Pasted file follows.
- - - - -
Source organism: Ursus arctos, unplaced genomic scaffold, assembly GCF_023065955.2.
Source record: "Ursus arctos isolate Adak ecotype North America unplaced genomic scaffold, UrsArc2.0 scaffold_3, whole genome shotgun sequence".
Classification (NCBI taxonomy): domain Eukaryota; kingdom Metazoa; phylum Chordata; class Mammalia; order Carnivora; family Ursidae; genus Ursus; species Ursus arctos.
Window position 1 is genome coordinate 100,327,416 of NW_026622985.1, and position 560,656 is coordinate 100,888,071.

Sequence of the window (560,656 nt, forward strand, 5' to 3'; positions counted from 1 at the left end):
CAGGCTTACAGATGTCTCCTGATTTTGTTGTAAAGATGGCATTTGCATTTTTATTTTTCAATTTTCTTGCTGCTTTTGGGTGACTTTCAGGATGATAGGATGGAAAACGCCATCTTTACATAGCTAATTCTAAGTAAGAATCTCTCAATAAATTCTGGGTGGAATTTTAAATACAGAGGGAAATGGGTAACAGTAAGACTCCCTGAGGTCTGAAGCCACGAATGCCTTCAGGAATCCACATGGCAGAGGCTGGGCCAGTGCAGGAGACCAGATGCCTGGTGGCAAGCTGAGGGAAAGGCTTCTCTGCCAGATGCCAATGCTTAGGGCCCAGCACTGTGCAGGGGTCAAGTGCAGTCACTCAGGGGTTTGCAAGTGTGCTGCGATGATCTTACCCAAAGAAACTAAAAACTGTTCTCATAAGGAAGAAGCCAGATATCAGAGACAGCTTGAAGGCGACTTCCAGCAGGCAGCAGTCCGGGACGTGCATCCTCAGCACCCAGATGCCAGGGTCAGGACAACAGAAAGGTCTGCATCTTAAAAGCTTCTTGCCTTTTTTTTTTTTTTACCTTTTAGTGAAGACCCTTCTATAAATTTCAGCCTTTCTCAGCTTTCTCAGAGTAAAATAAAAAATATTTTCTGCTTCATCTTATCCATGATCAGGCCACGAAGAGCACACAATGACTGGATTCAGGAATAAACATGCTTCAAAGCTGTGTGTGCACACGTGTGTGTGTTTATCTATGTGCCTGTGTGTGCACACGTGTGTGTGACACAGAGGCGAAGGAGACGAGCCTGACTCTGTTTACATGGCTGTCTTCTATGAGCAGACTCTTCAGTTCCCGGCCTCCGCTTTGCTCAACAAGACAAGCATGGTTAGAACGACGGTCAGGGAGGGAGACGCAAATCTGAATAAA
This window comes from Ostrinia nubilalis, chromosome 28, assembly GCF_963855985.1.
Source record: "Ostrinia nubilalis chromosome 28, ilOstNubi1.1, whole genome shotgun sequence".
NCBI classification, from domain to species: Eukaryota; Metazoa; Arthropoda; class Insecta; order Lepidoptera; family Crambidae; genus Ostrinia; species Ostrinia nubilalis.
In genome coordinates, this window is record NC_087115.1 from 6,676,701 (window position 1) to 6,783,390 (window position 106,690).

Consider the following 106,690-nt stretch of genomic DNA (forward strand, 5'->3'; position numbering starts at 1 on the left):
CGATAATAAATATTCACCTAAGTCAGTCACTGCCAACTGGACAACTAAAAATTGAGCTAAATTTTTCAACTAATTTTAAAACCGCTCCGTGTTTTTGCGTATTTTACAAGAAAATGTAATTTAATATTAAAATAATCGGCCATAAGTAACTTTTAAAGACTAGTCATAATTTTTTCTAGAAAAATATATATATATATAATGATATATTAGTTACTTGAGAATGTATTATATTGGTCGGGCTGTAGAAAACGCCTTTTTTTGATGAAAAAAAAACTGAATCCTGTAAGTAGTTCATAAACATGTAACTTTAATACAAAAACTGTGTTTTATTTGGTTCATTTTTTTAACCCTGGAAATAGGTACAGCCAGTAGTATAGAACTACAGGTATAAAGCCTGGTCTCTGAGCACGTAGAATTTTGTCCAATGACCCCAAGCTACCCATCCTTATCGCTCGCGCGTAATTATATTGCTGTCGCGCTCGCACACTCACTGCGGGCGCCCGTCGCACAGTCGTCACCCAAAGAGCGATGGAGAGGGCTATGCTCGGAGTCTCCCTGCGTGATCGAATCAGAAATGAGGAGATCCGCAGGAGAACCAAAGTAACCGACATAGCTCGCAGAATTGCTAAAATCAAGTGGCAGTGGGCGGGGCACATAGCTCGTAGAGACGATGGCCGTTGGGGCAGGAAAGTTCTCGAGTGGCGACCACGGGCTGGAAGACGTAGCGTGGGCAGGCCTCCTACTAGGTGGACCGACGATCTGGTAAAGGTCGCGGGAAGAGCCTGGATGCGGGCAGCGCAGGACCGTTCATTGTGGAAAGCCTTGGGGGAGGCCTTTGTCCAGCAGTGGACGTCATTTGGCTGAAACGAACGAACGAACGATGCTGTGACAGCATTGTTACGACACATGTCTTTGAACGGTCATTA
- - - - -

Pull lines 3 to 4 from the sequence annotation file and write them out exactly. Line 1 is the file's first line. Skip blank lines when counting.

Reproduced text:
Classification (NCBI taxonomy): domain Eukaryota; kingdom Metazoa; phylum Chordata; class Mammalia; order Carnivora; family Ursidae; genus Ursus; species Ursus arctos.
Window position 1 is genome coordinate 100,327,416 of NW_026622985.1, and position 560,656 is coordinate 100,888,071.